3. Bird poop can be very high in ammonia. I'd be interested in the results of your test. With the sporadic rain we get here, you might want to monitor the quality of the water supply regularly - especially before a water change. The contamination may vary much more than a municipal supply.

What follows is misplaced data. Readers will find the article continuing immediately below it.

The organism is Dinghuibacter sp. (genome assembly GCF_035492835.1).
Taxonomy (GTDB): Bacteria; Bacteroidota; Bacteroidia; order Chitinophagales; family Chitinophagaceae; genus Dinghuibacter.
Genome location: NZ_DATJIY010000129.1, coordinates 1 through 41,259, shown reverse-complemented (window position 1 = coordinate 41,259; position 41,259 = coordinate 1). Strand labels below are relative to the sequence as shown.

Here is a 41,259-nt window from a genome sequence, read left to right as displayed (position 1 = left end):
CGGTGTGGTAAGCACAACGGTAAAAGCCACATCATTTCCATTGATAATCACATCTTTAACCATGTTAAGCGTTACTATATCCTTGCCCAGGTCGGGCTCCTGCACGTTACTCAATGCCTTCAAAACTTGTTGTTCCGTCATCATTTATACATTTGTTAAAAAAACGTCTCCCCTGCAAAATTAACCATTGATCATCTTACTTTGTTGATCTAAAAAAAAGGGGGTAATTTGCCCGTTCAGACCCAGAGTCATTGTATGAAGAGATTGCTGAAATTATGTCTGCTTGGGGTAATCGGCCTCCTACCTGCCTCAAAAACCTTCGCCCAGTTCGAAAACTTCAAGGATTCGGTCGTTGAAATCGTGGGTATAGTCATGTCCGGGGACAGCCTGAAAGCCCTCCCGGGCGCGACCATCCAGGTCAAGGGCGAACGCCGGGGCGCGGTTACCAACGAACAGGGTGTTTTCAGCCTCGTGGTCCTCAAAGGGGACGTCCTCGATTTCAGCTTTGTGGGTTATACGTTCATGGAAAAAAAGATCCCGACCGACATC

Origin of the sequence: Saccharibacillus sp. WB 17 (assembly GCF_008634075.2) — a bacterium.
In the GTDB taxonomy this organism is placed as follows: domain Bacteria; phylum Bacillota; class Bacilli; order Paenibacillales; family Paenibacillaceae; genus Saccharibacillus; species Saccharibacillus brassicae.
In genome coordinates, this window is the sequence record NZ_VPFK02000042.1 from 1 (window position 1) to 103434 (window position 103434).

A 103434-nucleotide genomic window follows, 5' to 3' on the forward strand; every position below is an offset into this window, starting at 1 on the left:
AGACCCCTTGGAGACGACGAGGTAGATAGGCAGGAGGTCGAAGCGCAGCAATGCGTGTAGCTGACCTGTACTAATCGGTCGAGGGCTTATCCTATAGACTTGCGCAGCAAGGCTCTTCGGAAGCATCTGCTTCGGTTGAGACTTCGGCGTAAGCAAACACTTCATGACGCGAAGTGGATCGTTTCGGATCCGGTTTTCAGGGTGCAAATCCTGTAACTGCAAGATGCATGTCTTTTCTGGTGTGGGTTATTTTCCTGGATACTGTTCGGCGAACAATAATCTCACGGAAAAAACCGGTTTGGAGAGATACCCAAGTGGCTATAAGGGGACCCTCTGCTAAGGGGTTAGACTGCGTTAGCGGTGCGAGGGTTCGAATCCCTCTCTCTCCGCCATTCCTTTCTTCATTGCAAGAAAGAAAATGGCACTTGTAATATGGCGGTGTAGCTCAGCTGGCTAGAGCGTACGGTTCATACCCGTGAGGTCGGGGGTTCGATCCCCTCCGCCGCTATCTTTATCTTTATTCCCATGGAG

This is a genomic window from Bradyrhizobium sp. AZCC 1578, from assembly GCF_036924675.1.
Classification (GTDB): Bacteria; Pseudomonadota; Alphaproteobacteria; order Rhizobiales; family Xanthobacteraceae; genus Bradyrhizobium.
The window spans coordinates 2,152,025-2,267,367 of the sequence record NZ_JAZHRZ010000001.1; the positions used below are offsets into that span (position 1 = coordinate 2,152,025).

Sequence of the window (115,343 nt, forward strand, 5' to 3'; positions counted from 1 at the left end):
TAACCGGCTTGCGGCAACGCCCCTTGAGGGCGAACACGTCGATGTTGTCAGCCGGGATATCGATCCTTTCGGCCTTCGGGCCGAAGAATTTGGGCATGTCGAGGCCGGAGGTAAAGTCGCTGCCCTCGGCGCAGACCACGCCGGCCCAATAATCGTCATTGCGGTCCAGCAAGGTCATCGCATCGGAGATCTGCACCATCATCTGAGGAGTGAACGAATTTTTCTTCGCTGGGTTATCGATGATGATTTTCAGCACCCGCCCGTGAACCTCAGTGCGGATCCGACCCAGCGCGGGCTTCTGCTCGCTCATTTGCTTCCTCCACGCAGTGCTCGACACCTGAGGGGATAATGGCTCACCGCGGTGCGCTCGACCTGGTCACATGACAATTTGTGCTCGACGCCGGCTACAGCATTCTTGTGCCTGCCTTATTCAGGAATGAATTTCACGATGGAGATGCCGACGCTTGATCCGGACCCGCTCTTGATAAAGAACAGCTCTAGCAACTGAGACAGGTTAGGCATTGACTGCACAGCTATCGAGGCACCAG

4. Yes, .25ppm for Ammonia is too high. This should essentially be zero on any liquid test kit. The nitrates are also very high, but I'd be more concerned about the ammonia. What you need to do to fix the ammonia will automatically fix the nitrate anyway. Fish can get used to non-ideal conditions, but I would NOT be happy with your numbers. Definitely do a 50% water change ASAP, and then probably another 50% within a day or two. Also measure the ammonia and nitrate in your tap water, these should come out "low". If ammonia or nitrate are "very high" in your tap water, then you may have other issues. If Ammonia in the aquarium is not (close to) zero, there is a problem with your cycle. I would not add any chemicals - in my experience this just gets you more problems down the road. After two 50% water changes, measure the levels again. Nitrate should be down to around 25ppm (if your reading of 100pm is accurate and your tap water has typical levels of nitrate - i.e. very low), which is acceptable (my tanks run up to 40ppm approx before I do water changes). The important one is ammonia, which should be down to around 0.10 ppm. This won't come down to the same degree as nitrate, because there is a non-zero level of ammonia in the tap water, especially after adding the dechlorinator which frees up ammonia from the chloramine. In the short term, 0.10 for ammonia is tolerable, but you really want to get your bacterial filtration working properly again which should reduce this number. So monitor the ammonia level (in particular) and if it rises, your cycle is not ready, so you may need more water changes to avoid putting your fish in danger. Once the tank is stable, both ammonia and nitrite should be essentially zero on any liquid test, and they should stay on zero, thanks to the bacteriological action. The nitrate will slowly build up over time, and when it gets high (my definition: 40ppm or thereabouts) then a partial water change is the only way to export the nitrate. For reference, my tap water measures about 0.09 to 0.10 ppm in ammonia (using a Seneye meter) once I add the dechlorinator and let it sit for a while. My tanks though have ammonia at 0.02 or lower. (The Seneye meter is much more accurate than the liquid tests, unfortunately it only does ammonia and pH). The tanks are lower than tap water because the bacterial filtration brings it down.